Orioles need to clear some Oriole Park traffic for safety patrol

John Steadman

May 08, 1992|By John Steadman

Because so much favor and fervor has been created by the Baltimore Orioles and their new downtown park, a situation has evolved that merits inspection. Safety Patrol Day, when the club gives away admissions as a reward to youngsters, has been sharply reduced but, fortunately, not eliminated.

The event has been held for 37 years to honor elementary schoolchildren of Baltimore and Maryland counties who protected the pedestrian safety of fellow students. A total of 17,900 tickets were distributed last season to public and parochial schools for use by the youngsters, their supervisors and teachers.

This time around the number has dropped to 3,500, which makes for an alarming contrast. There were times during the past three decades when the Orioles hosted 30,000 safety patrol members and, instead of attending one game, two days of the schedule had to be utilized to accommodate the gathering.

It was the Orioles' way of congratulating the guards. Not all schools participated, but the safety patrol guards, too often overlooked for the important responsibility they perform in all kinds of weather, looked for ward to seeing a major-league game.

The Orioles obviously are in a predicament that is going to be officially explained in a letter to school officials.

Julie Wagner, community affairs director for the Orioles, said, "We want it understood we are not abandoning Safety Patrol Day. It's important for all of us. We once gave out as many tickets, rather admission coupons, as requested. But we can't do it this year. If 6,000 children showed up there just wouldn't be seats for them. We had to make a tough choice."

So a scaled-down Safety Patrol Day is to be held May 24, with the Orioles meeting the California Angels. "We did not want to cancel it," Wagner said. "It means too much. We just had to reduce the number. We've been starting to get calls. That's why we're sending out a letter to outline the Orioles' position in the matter."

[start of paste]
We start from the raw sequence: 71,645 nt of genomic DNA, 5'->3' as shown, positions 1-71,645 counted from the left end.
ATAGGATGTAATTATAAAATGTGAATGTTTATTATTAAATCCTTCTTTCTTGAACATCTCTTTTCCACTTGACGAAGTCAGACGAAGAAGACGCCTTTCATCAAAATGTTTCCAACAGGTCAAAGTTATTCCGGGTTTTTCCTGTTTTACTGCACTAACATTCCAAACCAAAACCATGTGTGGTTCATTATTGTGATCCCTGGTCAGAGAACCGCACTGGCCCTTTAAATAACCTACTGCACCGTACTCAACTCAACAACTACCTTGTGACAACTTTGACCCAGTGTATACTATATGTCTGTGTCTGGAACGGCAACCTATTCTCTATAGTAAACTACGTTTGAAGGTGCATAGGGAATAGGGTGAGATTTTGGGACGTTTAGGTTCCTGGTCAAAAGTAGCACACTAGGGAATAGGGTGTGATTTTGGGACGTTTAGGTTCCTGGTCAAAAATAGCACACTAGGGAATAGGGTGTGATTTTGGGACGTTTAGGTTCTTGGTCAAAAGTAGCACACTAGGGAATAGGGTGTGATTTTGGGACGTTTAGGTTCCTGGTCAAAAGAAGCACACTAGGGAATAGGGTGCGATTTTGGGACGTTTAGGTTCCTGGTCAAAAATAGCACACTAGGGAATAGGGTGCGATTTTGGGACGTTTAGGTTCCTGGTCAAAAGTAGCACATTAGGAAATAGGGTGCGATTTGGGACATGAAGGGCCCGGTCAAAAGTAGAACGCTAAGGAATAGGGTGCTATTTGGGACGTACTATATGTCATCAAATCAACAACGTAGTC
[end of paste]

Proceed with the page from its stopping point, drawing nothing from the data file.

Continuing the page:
It's the team's plan to return to past Safety Patrol Day practices next year, even though the public demand for tickets is going to be even more intense, considering the 1993 All-Star Game is to be played in Baltimore.

When the Washington Senators, once members of the American League, weren't interested in hosting a similar program, the school guards from Montgomery and Prince George's counties turned to the Orioles and were told they would be included here. The grand idea was originated by Paul Burke, the Maryland Traffic Safety Commissioner; Dr. Frank Bennett, of the Baltimore County Board of Education; Lt. Larry Jacques, of the Baltimore County Police Department; and Lucien Peters, a school principal in Baltimore County.

Herb Armstrong, the club's business manager and all-around public servant, was elated the Orioles could participate in a program that represented so much good to the communities. Peters is the only member of the original founders still living and, although retired from his educational pursuits after 49 years, dedicates himself to directing Safety Patrol Day and the myriad of details associated with it.

It would be disappointing if the Orioles, because of their new-found affluence in a ballpark built by public monies, decided to abandon the safety patrol program. Wagner insists there's no danger of that happening. Although there's concern at the school level and in the ranks of the sponsor, the Maryland Law Enforcement Officers Association, the reaction of Peters is different. He insists the Orioles "should not be blamed" for the reduction.

"We never had a problem in the past," he continued. "The Orioles always had space for us at Memorial Stadium. But you have to remember they weren't filling the seats during that time period. Now with a new downtown park there's public excitement to want to be there and that means they don't have capacity to accommodate us.

"Julie Wagner of the Orioles promised us last December that next year the Orioles would take another look at seat availability. This gives us hope things will open up and we

can continue as in the past. I certainly understand what faces them."

Admittedly, it's difficult to ask any organization, in business to make money, to give away its product. But Safety Patrol Day had a positive reaction and even became a tradition. Unfortunately, in 1964, a Safety Patrol Day at Memorial Stadium resulted in an escalator accident that led to the death of a child and injuries to 40 others. Ambulance crews, fire and police departments, nearby hospitals, and Mayor Thomas D'Alesandro III, responded to the incident and, under the circumstances, provided all the emergency help humanly possible.

Joe DeStefano, treasurer of the Maryland Law Enforcement Officers Association, believes the Orioles arrived at this year's Safety Patrol Day total on the basis of the number of seats they projected would be sold to regular ticket buyers. "They are giving what they can give," he said, while noting the decrease came to almost 15,000.

Bottom line: the Orioles' overwhelming success at the box office dealt a blow to Safety Patrol Day but hopefully it'll only be temporary.

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